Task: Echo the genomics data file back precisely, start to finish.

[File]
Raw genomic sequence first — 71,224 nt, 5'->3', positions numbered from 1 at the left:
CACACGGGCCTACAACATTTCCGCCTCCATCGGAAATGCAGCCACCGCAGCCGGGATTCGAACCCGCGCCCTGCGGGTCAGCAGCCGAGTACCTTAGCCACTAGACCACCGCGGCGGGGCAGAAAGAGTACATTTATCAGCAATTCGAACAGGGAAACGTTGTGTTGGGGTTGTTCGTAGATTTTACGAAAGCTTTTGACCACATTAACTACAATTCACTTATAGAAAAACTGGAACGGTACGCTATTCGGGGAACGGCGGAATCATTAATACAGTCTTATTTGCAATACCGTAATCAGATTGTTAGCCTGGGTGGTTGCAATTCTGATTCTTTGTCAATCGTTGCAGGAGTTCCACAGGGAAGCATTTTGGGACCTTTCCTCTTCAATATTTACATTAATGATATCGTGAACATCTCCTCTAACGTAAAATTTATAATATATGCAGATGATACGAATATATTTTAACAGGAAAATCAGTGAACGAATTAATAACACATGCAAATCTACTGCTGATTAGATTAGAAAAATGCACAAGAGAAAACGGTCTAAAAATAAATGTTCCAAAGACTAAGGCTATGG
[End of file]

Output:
Raw genomic sequence first — 71,224 nt, 5'->3', positions numbered from 1 at the left:
CACACGGGCCTACAACATTTCCGCCTCCATCGGAAATGCAGCCACCGCAGCCGGGATTCGAACCCGCGCCCTGCGGGTCAGCAGCCGAGTACCTTAGCCACTAGACCACCGCGGCGGGGCAGAAAGAGTACATTTATCAGCAATTCGAACAGGGAAACGTTGTGTTGGGGTTGTTCGTAGATTTTACGAAAGCTTTTGACCACATTAACTACAATTCACTTATAGAAAAACTGGAACGGTACGCTATTCGGGGAACGGCGGAATCATTAATACAGTCTTATTTGCAATACCGTAATCAGATTGTTAGCCTGGGTGGTTGCAATTCTGATTCTTTGTCAATCGTTGCAGGAGTTCCACAGGGAAGCATTTTGGGACCTTTCCTCTTCAATATTTACATTAATGATATCGTGAACATCTCCTCTAACGTAAAATTTATAATATATGCAGATGATACGAATATATTTTAACAGGAAAATCAGTGAACGAATTAATAACACATGCAAATCTACTGCTGATTAGATTAGAAAAATGCACAAGAGAAAACGGTCTAAAAATAAATGTTCCAAAGACTAAGGCTATGG